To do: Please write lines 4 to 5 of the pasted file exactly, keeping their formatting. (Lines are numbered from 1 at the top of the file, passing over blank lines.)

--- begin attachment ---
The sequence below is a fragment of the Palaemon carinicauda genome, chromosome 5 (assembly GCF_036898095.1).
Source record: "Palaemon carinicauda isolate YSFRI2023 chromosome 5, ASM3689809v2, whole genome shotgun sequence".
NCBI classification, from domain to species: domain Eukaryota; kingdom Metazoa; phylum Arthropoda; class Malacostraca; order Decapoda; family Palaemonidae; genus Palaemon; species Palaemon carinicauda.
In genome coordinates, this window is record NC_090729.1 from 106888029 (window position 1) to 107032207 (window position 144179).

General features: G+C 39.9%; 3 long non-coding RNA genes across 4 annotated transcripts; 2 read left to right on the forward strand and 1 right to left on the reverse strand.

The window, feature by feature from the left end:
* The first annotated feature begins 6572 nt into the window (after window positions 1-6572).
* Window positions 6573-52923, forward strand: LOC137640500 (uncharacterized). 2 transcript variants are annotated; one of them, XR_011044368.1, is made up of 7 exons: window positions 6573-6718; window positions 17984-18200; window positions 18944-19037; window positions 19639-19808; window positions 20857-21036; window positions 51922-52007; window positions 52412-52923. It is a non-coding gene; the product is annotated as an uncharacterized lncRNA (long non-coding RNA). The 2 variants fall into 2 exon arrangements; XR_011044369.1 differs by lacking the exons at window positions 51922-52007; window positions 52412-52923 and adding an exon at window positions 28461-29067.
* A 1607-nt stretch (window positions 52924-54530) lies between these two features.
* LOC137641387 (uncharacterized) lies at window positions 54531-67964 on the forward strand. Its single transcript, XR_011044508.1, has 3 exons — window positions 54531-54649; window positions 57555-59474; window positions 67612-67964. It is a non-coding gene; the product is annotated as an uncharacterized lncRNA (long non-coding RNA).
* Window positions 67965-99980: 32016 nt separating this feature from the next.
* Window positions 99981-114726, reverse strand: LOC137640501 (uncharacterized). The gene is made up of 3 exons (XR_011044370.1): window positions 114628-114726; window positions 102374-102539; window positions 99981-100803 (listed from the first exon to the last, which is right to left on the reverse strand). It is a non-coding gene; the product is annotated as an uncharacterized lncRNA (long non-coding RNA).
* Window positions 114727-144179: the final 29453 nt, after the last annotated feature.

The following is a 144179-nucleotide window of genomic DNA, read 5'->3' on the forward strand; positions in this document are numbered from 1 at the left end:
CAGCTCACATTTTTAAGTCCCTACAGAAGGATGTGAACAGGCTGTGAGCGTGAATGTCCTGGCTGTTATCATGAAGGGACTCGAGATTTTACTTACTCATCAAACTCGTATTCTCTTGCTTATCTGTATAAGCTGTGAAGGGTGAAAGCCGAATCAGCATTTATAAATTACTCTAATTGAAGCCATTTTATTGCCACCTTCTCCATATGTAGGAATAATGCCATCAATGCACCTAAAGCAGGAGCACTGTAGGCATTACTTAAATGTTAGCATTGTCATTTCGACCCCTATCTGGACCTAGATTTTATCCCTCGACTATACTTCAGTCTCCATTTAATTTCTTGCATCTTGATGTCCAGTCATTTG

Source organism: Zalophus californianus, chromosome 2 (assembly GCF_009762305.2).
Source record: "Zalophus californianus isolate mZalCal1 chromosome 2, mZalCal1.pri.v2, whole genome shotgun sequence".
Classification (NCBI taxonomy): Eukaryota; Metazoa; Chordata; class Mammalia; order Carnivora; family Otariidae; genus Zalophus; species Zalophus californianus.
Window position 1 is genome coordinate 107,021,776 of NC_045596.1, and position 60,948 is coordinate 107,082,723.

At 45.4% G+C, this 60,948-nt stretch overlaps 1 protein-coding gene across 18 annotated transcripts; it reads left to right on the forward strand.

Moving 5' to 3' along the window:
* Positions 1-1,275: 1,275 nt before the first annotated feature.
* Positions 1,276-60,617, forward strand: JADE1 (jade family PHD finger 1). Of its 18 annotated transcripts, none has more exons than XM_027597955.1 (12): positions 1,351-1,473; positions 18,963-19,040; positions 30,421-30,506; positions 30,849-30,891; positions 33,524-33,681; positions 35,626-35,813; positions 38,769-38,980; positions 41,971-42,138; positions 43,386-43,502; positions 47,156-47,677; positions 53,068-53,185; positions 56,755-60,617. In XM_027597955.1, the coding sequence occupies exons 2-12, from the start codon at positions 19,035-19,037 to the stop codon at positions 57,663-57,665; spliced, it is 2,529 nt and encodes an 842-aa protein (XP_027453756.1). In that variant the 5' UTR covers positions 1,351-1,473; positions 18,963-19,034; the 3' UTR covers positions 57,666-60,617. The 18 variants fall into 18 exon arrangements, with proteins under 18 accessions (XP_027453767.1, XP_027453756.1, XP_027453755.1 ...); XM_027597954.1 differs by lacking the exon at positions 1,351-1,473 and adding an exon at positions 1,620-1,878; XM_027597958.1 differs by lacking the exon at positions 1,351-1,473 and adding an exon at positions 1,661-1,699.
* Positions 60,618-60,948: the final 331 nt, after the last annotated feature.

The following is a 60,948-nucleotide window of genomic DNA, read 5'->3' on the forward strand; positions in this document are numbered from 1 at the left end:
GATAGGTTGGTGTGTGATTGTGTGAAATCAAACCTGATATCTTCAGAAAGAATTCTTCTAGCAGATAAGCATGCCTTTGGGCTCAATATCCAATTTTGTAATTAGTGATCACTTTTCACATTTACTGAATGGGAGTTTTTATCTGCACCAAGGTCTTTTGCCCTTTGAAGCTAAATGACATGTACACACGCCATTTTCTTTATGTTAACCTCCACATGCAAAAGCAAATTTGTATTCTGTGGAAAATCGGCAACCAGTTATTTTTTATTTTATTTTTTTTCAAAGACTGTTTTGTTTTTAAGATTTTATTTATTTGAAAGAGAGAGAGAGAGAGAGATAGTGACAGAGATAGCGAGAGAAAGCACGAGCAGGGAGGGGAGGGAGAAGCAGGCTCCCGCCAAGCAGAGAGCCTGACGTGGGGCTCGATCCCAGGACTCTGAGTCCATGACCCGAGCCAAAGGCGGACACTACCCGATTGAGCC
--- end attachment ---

In genome coordinates, this window is record NC_090729.1 from 106888029 (window position 1) to 107032207 (window position 144179).

General features: G+C 39.9%; 3 long non-coding RNA genes across 4 annotated transcripts; 2 read left to right on the forward strand and 1 right to left on the reverse strand.